Hagan and Rymond-Richmond also explore at length the issue of mortality. They estimate that about 400,000 Sudanese have been killed; they have no doubt that it is genocide. They quote Jan Pfundheller, who had previously studied genocide in the former Yugoslavia and then conducted interviews of Darfuris, as saying: “What happened in Kosovo was evil. This is more vast and equally evil.” The issue of the death toll is controversial, and Mamdani notes correctly that estimates differ widely. The truth is that we have no accurate idea how many people have died in Darfur, and we won’t know until the government allows a careful mortality study—and even then there will be doubts. Rwanda is at peace and available for researchers, but estimates of the genocide there in 1994 still range from 500,000 to one million.

Darfuris are seen as actual people in Darfur and the Crime of Genocide, in a way that they are not in Mamdani’s book, but they emerge most clearly in books by Darfuris themselves. Darfur is their story, and they are the ones best equipped to tell it. The first book of this genre is Daoud Hari’s powerful The Translator: A Tribesman’s Memoir of Darfur, by an extraordinarily courageous (and, somehow, humorous!) young man who interpreted for a number of journalists, including me. The second is Halima Bashir’s Tears of the Desert, a luminous tale of growing up in rural Darfur, undergoing training to be a doctor amid a gathering storm of racism directed toward black people such as herself, and then trying to do her medical work even as the killings accelerate. Dr. Bashir’s book is a wonderful and moving African memoir that deserves far more attention than it has received.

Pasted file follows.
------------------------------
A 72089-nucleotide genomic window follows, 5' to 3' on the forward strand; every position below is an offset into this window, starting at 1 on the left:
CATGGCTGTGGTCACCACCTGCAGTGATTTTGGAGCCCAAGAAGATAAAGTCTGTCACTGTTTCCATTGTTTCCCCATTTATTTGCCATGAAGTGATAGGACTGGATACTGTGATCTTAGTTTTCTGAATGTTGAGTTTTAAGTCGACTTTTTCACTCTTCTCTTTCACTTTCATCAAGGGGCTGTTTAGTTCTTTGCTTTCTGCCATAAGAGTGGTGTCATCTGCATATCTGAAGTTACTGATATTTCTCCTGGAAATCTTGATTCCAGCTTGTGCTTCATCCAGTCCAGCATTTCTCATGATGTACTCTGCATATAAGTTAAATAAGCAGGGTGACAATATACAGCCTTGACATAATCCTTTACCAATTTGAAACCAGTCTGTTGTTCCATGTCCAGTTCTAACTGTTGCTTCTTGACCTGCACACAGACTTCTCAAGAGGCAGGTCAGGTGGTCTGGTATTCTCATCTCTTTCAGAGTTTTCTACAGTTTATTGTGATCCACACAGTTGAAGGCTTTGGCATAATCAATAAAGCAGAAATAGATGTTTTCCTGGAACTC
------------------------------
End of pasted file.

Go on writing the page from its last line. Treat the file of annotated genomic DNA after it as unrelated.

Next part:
Dr. Bashir recounts how the Sudanese-sponsored Janjaweed militia—the group believed to be responsible for many of the killings in Darfur—attacked a girls’ school in the remote village where she was posted at a rural clinic. She tried desperately to treat the dozens of girls who were raped, even though the only medicine she could offer them was half a pill each of acetaminophen. She writes:

At no stage in my years of study had I been taught how to deal with 8-year-old victims of gang rape in a rural clinic without enough sutures to go around.

Dr. Bashir disclosed the attack to United Nations investigators, so secret police kidnapped her, beat her, tortured her with knives, and gang-raped her. “Now you know what rape is, you black dog,” one of the policemen told her. After reading Mamdani’s heavily theoretical apologia, in which Darfuris barely make an appearance, Dr. Bashir’s memoir is a useful reminder of what’s at stake on the ground.

The attacks on Darfuri villages such as the one Dr. Bashir describes have subsided, partly because there are few black African villages left to attack; the rate of killings in Darfur has dropped. Moreover, France took action last year and led a European military force of 3,700 soldiers that moved into neighboring Chad and the Central African Republic. Sudan had previously dispatched fighters to raid both countries, so that in the past they were the scene of murders and rapes of people because of their race and tribe, just as in Darfur. The European force, which in March passed responsibility to a UN force, has stabilized that crisis and reduced the chance that Chad and the Central African Republic will collapse, so in some respects there is a lull right now. But it won’t last. The expulsion of aid workers, if it is not reversed, will lead to the deaths of countless displaced Darfuris from disease and malnutrition, and the war between north and south Sudan may well break out again in the next two years.

What then is to be done? That question has bedeviled and divided Darfur advocates for years, and there is no simple answer. Yet groups like Save Darfur, the Enough Project, and the Genocide Intervention Network have pointed to steps that will help. Here are six that I believe would increase the prospect of a solution:

• Bring together members of Darfuri civil society—doctors, educators, leaders, and businesspeople among them—to form a common negotiating platform, so that there can be constructive peace talks (since the most plausible path to a solution is a negotiated peace agreement). A prominent Sudanese tycoon and philanthropist, Mo Ibrahim, is now pushing this approach in a project called Mandate Darfur. Sudan’s government blocked the Mandate Darfur peace talks this spring, with barely a murmur of protest from around the world, and it’s crucial that international pressure be focused on Khartoum to allow this initiative to proceed. This may be Sudan’s best hope.